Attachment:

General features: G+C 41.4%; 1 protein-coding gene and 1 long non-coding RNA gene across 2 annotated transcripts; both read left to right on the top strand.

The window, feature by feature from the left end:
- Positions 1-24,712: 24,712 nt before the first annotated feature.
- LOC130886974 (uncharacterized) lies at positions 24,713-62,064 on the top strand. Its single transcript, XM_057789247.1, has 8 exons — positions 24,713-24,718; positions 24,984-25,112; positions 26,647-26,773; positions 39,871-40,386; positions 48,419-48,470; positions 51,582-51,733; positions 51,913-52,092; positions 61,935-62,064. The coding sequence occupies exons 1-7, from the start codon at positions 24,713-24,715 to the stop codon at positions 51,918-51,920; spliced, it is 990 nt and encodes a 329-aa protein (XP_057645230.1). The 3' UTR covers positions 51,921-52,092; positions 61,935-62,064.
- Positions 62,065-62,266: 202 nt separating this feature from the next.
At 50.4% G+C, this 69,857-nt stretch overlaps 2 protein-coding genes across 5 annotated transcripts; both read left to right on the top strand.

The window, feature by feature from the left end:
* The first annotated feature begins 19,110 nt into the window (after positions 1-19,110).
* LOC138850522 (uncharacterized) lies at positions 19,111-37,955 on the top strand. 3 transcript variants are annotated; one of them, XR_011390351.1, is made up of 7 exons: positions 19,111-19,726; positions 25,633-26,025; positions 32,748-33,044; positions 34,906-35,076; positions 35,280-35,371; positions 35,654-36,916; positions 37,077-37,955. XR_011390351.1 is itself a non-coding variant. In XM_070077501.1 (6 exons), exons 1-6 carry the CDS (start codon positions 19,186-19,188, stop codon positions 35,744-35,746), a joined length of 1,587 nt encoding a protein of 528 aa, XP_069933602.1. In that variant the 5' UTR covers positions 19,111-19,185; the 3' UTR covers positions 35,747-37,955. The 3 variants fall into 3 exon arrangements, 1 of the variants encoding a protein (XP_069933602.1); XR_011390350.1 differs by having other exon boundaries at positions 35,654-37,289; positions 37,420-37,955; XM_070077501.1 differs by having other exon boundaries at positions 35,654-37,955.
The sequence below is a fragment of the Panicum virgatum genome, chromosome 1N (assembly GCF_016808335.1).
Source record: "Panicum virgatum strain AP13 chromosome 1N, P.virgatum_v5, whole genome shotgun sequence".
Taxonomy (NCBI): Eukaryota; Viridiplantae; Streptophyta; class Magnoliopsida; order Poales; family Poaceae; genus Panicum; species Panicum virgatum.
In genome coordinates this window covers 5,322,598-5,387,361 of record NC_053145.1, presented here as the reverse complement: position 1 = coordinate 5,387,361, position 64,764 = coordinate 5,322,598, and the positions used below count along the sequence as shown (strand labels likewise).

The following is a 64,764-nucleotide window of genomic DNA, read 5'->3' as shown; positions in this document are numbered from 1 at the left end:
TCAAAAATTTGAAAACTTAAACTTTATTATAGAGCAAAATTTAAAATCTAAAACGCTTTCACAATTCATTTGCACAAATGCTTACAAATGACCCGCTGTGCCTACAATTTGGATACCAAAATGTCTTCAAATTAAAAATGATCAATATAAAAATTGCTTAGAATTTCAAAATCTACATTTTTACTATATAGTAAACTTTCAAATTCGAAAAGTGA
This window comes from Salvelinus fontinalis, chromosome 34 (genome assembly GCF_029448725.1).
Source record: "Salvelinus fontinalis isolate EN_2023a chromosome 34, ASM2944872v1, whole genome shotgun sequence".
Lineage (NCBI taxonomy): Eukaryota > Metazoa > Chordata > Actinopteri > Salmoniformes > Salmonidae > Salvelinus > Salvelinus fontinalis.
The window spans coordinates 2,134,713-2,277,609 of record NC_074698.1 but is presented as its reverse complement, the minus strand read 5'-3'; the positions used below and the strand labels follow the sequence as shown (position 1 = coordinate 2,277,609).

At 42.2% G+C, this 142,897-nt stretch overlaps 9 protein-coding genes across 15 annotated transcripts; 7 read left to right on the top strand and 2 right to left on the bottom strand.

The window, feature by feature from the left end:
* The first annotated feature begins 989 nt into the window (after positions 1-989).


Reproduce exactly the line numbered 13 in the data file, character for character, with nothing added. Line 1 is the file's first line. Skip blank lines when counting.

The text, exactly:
In genome coordinates this window covers 5,322,598-5,387,361 of record NC_053145.1, presented here as the reverse complement: position 1 = coordinate 5,387,361, position 64,764 = coordinate 5,322,598, and the positions used below count along the sequence as shown (strand labels likewise).